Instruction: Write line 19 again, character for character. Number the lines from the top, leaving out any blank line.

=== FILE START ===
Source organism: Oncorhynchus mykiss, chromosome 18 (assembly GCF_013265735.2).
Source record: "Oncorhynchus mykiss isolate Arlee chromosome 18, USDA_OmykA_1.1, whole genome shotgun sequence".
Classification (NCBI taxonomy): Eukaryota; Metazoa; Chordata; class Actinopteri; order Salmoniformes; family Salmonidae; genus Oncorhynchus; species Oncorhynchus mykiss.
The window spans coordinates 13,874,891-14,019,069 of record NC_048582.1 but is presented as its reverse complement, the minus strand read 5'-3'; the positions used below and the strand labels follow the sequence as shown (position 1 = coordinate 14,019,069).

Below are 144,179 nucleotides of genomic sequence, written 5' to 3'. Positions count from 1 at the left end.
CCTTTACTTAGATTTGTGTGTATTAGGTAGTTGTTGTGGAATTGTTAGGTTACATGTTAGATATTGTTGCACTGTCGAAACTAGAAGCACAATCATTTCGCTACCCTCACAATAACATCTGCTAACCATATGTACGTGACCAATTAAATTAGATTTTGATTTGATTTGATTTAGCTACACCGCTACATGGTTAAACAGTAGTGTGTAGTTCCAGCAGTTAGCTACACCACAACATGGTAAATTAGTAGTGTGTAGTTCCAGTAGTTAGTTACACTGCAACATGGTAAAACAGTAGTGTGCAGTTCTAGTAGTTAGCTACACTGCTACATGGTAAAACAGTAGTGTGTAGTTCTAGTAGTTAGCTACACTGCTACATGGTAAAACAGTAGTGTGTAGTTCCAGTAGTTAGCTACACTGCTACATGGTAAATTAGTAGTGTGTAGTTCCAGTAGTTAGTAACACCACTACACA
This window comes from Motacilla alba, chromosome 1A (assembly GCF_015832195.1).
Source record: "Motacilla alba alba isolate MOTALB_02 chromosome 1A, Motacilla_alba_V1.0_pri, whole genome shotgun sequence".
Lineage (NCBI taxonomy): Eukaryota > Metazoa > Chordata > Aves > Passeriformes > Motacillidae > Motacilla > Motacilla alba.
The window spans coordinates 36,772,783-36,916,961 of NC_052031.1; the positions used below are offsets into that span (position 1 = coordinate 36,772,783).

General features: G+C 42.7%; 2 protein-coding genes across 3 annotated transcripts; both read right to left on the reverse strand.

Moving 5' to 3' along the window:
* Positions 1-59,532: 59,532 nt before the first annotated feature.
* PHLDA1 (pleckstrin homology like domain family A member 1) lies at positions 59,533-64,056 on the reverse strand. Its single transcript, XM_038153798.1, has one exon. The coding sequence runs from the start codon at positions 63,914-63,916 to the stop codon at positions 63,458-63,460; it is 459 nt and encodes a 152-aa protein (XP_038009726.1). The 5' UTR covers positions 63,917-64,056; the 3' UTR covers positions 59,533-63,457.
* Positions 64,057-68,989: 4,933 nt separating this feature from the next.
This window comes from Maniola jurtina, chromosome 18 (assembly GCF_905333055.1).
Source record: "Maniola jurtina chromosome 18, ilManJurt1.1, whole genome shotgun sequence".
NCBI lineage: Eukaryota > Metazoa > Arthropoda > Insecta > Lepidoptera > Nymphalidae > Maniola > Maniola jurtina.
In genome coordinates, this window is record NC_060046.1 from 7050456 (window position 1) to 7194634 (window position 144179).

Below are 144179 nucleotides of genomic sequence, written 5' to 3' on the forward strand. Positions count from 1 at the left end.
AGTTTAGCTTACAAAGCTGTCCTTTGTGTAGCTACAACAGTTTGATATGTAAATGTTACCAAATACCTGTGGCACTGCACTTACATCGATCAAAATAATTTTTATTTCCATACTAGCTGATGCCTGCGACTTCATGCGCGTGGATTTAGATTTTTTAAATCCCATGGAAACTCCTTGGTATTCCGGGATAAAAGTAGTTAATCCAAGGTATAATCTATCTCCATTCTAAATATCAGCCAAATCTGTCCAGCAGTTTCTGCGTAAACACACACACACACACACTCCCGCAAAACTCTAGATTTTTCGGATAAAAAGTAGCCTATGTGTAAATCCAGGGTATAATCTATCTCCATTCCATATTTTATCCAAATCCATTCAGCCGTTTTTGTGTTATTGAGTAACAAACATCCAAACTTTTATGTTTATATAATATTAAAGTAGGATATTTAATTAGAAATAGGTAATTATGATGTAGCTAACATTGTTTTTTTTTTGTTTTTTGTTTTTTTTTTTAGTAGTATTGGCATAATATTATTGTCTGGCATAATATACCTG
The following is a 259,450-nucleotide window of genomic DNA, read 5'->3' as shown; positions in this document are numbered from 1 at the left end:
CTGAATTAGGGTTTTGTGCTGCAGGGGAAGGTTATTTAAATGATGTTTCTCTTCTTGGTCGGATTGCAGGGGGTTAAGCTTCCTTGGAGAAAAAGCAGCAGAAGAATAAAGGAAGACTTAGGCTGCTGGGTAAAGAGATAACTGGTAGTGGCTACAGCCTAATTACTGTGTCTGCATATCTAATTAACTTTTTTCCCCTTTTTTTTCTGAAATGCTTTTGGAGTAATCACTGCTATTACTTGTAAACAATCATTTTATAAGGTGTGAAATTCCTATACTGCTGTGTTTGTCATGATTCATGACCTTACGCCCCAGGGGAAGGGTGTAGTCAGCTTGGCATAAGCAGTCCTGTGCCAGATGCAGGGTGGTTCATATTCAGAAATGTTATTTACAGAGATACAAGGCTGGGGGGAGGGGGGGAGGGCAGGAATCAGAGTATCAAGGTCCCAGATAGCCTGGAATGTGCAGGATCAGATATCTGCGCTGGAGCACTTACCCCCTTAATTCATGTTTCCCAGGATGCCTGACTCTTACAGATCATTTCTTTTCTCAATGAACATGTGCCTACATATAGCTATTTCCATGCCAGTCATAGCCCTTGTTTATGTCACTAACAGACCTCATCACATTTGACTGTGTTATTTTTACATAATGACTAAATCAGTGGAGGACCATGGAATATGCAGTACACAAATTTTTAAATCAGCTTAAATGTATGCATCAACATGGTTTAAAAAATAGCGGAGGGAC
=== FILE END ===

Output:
In genome coordinates, this window is record NC_060046.1 from 7050456 (window position 1) to 7194634 (window position 144179).